by Gary Alexander

June 15, 2021

Supplemental benefits for the unemployed are currently scheduled to expire on September 6, 2021, which is still ironically called “Labor Day” in America, yet for almost 15 months America has encouraged an elongated labor strike for the unwilling or unable, pledging a cornucopia of benefits made up of (1) the average state unemployment benefit of about $330 per week, (2) a federal supplement of $300 to $600 per week, plus (3) food stamps and other benefits. (4) In addition, non-workers can save through avoiding commuting costs, clothing costs, and day care costs for children out of school. (5) In many cases, they are also free to work off the books at home without masks or dealing with hostile customers or co-workers.

The paychecks alone average $630 per week ($32,760 per year, or $15.75 per hour), roughly twice the nation’s minimum wage. That beats the pay scale for millions of job openings currently going begging.

Unemployment Benefits Images

As I showed here three weeks ago, noted labor economist and Treasury Secretary Janet Yellen said on May 7 that she “doesn’t think” this level of income causes anyone earning that much at home to stay home until the benefits expire. Neither does our President. On May 27, Mr. Biden lashed out at anyone bold enough to use such logic. In doing so, he unwittingly revealed his plan for raising the minimum wage: “When it comes to the economy we’re building, rising wages aren’t a bug, they’re a feature.”

In saying that, the President seemed to imply that paying someone $15.75 for not working is a pre-meditated plan to force businesses to pay $15+ (plus benefits) for the least skilled workers among us.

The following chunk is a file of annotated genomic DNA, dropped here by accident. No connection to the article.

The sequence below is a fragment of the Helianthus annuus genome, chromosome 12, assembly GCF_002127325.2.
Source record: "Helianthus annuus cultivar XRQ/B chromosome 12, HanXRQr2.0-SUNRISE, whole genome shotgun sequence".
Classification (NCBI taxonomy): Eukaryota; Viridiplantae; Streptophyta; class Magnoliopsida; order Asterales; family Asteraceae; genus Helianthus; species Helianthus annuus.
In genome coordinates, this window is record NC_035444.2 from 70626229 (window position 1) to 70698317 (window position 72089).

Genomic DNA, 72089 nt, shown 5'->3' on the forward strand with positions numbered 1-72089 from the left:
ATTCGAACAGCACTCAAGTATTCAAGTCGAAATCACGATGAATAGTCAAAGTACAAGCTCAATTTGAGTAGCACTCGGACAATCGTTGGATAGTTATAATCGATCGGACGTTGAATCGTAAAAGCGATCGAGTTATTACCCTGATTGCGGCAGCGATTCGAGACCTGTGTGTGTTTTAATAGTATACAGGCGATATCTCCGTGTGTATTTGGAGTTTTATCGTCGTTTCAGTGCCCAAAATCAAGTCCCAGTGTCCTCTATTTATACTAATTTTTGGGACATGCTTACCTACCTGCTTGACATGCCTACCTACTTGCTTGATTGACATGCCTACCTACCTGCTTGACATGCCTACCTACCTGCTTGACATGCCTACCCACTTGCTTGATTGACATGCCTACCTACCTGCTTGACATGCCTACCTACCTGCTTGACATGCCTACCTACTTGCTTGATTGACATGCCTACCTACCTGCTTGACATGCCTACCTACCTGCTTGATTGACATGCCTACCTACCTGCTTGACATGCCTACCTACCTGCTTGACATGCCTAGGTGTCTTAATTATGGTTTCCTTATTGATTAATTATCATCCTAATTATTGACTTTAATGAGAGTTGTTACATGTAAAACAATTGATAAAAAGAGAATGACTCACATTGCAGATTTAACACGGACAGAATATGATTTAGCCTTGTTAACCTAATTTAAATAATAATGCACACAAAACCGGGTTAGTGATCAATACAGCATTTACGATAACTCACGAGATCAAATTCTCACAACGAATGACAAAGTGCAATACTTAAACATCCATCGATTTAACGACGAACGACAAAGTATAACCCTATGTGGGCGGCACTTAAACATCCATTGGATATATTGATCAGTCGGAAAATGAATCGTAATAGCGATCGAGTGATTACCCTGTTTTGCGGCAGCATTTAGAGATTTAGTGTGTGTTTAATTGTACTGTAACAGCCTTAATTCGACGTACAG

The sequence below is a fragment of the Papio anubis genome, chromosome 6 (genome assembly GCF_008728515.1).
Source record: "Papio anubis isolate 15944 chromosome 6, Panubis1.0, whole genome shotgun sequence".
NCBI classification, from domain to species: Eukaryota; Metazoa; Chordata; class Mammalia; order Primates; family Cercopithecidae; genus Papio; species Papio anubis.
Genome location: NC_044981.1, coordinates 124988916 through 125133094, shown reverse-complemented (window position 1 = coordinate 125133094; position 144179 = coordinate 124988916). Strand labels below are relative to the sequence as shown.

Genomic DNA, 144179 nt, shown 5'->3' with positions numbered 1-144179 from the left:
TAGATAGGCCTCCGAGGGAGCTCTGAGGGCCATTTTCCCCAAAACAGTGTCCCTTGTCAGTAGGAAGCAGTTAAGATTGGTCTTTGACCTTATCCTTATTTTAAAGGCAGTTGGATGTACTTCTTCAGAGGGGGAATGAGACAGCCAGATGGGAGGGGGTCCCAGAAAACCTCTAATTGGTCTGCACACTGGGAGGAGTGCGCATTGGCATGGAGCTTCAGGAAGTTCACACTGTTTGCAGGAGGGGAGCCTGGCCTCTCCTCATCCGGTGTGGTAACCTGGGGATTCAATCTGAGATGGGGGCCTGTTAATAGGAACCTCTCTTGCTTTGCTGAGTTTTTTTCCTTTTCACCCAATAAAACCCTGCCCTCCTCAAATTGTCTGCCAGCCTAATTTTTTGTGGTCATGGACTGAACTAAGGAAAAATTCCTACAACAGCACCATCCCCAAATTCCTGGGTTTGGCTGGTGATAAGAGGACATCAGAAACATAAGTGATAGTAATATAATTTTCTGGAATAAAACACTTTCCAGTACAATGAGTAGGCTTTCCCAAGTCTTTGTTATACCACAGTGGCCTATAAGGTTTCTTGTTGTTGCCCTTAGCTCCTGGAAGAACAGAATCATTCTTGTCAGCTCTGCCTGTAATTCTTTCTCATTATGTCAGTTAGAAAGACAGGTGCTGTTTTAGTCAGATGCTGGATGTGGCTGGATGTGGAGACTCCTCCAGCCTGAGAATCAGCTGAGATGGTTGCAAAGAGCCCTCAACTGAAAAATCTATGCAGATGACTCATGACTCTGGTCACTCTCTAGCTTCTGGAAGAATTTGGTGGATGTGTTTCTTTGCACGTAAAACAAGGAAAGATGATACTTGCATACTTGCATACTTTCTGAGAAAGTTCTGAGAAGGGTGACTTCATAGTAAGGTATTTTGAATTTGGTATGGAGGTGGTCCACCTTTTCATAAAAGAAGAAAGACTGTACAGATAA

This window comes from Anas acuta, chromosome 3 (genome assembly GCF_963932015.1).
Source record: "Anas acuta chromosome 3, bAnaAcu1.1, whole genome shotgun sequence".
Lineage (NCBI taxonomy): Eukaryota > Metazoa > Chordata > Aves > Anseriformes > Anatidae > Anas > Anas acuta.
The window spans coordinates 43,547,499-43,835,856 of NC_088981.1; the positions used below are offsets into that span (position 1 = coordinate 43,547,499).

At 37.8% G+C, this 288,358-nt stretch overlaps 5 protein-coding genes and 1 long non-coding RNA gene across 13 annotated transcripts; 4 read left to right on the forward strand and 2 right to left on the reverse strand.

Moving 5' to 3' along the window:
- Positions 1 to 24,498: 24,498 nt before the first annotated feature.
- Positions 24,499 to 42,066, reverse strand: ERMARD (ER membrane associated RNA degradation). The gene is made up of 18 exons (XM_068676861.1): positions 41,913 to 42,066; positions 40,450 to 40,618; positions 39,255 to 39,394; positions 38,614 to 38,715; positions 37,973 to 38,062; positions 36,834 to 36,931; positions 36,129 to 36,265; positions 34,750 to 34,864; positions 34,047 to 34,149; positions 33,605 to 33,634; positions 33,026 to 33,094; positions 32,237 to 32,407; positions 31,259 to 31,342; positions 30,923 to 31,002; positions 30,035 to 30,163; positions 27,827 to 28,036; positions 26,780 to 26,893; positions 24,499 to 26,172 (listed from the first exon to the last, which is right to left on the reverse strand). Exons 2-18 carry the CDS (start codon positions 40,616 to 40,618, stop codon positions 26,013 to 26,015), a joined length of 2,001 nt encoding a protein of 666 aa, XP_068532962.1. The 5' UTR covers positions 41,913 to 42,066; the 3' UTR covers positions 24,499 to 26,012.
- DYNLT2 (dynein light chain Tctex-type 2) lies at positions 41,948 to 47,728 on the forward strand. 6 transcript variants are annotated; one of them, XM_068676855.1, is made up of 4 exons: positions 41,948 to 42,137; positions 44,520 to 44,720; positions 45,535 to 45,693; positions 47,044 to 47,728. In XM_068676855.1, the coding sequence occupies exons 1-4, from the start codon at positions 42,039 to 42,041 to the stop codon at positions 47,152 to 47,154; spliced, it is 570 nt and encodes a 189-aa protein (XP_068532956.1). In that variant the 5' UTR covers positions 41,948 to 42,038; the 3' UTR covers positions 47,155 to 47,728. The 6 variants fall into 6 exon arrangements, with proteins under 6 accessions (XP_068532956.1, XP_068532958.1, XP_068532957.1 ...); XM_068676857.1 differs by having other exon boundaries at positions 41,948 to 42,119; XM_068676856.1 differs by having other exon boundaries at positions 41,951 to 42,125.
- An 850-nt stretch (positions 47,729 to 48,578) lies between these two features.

His tautology boiled down to, “If employers paid their workers more, then they would find more workers.” That goes without saying. Businesses could reply, “If customers paid more, our profits would be higher.”

Corona Virus Relief Bar Chart

Graphs are for illustrative and discussion purposes only. Please read important disclosures at the end of this commentary.

President Biden continued: “A lot of companies have done extremely well in this crisis, and good for them,” but “corporate profits are the highest they’ve been in decades. Workers’ pay is at the lowest it’s been in 70 years. We have more than ample room to raise worker pay without raising customer prices.”

Whoa there, Nellie! “Worker’s pay is the lowest in 70 years?” Not so! I’m almost as old as you, sir, and I recall working for under $1 an hour in 1963, when I was putting my way through college as a freshman night janitor. I asked my supervisor, Mr. Lindsay, why he paid me so little. He answered, “Because, legally, I can’t pay you less.” Sure enough.  I just checked the Fair Labor Standards Act, which said:

“The minimum for workers newly subject to the Act was set at $1.00 an hour effective September 1961, $1.15 an hour in September 1964, and $1.25 an hour in September 1965.”